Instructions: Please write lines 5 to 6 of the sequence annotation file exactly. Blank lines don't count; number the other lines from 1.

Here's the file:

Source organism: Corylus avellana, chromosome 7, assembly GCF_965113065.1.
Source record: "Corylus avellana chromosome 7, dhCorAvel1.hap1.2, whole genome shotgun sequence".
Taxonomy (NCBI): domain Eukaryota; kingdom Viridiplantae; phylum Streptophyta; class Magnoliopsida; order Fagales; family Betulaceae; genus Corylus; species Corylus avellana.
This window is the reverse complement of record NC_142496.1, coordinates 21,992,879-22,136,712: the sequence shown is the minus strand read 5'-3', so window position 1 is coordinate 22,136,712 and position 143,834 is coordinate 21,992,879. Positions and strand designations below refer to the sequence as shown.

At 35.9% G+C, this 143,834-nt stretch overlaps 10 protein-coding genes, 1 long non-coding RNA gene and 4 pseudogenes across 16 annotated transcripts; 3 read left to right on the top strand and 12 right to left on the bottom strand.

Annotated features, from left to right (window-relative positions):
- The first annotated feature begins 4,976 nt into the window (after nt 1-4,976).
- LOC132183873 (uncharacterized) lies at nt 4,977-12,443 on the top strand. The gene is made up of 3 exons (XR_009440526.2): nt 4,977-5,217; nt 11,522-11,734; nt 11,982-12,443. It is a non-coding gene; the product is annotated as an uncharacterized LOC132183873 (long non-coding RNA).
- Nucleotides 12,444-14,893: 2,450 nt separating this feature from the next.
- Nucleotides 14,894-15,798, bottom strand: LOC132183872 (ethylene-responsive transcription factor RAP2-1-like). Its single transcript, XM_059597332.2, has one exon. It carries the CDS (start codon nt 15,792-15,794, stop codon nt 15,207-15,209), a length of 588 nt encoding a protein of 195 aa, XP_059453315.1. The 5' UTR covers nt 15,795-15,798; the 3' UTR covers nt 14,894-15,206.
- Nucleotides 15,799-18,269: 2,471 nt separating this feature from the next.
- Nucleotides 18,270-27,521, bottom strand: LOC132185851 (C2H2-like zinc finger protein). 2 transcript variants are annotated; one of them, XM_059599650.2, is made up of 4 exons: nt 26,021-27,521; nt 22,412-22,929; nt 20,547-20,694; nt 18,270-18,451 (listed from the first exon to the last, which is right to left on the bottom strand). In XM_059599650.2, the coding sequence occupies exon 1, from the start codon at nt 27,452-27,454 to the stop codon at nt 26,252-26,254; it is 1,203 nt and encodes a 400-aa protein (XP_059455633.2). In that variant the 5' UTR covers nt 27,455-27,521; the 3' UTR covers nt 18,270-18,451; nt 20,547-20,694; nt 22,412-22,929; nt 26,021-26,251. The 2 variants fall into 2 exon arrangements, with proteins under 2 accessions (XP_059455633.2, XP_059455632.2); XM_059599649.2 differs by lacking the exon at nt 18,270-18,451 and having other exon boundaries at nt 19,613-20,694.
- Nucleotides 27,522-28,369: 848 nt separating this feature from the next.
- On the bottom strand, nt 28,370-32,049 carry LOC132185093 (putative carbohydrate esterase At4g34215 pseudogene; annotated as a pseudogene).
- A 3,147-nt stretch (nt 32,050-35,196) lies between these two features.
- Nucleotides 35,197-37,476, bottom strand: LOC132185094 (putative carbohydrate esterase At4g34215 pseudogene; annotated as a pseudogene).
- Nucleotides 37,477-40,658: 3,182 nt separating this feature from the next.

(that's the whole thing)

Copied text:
At 35.9% G+C, this 143,834-nt stretch overlaps 10 protein-coding genes, 1 long non-coding RNA gene and 4 pseudogenes across 16 annotated transcripts; 3 read left to right on the top strand and 12 right to left on the bottom strand.

Annotated features, from left to right (window-relative positions):